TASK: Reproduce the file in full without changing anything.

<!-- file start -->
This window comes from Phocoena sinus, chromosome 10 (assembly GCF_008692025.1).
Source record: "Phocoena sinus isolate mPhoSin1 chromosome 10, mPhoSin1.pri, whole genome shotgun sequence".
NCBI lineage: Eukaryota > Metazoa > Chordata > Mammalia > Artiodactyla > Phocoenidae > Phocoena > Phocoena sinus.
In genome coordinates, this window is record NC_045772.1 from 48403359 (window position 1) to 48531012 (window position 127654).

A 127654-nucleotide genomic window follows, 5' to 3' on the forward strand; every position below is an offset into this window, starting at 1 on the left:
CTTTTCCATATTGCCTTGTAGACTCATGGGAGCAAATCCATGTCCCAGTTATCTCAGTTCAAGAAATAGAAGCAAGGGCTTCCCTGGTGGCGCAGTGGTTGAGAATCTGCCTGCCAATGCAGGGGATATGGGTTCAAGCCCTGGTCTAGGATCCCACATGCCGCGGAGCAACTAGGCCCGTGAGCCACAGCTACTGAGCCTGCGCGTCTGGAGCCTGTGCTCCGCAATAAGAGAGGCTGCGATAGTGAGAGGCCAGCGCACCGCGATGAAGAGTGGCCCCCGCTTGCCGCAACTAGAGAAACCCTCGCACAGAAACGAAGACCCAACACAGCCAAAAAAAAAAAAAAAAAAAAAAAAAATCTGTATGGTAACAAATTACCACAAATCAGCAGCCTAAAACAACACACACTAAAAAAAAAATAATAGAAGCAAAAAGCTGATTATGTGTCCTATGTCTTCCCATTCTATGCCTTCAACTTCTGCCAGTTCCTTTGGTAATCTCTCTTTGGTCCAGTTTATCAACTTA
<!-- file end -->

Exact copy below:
This window comes from Phocoena sinus, chromosome 10 (assembly GCF_008692025.1).
Source record: "Phocoena sinus isolate mPhoSin1 chromosome 10, mPhoSin1.pri, whole genome shotgun sequence".
NCBI lineage: Eukaryota > Metazoa > Chordata > Mammalia > Artiodactyla > Phocoenidae > Phocoena > Phocoena sinus.
In genome coordinates, this window is record NC_045772.1 from 48403359 (window position 1) to 48531012 (window position 127654).

A 127654-nucleotide genomic window follows, 5' to 3' on the forward strand; every position below is an offset into this window, starting at 1 on the left:
CTTTTCCATATTGCCTTGTAGACTCATGGGAGCAAATCCATGTCCCAGTTATCTCAGTTCAAGAAATAGAAGCAAGGGCTTCCCTGGTGGCGCAGTGGTTGAGAATCTGCCTGCCAATGCAGGGGATATGGGTTCAAGCCCTGGTCTAGGATCCCACATGCCGCGGAGCAACTAGGCCCGTGAGCCACAGCTACTGAGCCTGCGCGTCTGGAGCCTGTGCTCCGCAATAAGAGAGGCTGCGATAGTGAGAGGCCAGCGCACCGCGATGAAGAGTGGCCCCCGCTTGCCGCAACTAGAGAAACCCTCGCACAGAAACGAAGACCCAACACAGCCAAAAAAAAAAAAAAAAAAAAAAAAAATCTGTATGGTAACAAATTACCACAAATCAGCAGCCTAAAACAACACACACTAAAAAAAAAATAATAGAAGCAAAAAGCTGATTATGTGTCCTATGTCTTCCCATTCTATGCCTTCAACTTCTGCCAGTTCCTTTGGTAATCTCTCTTTGGTCCAGTTTATCAACTTA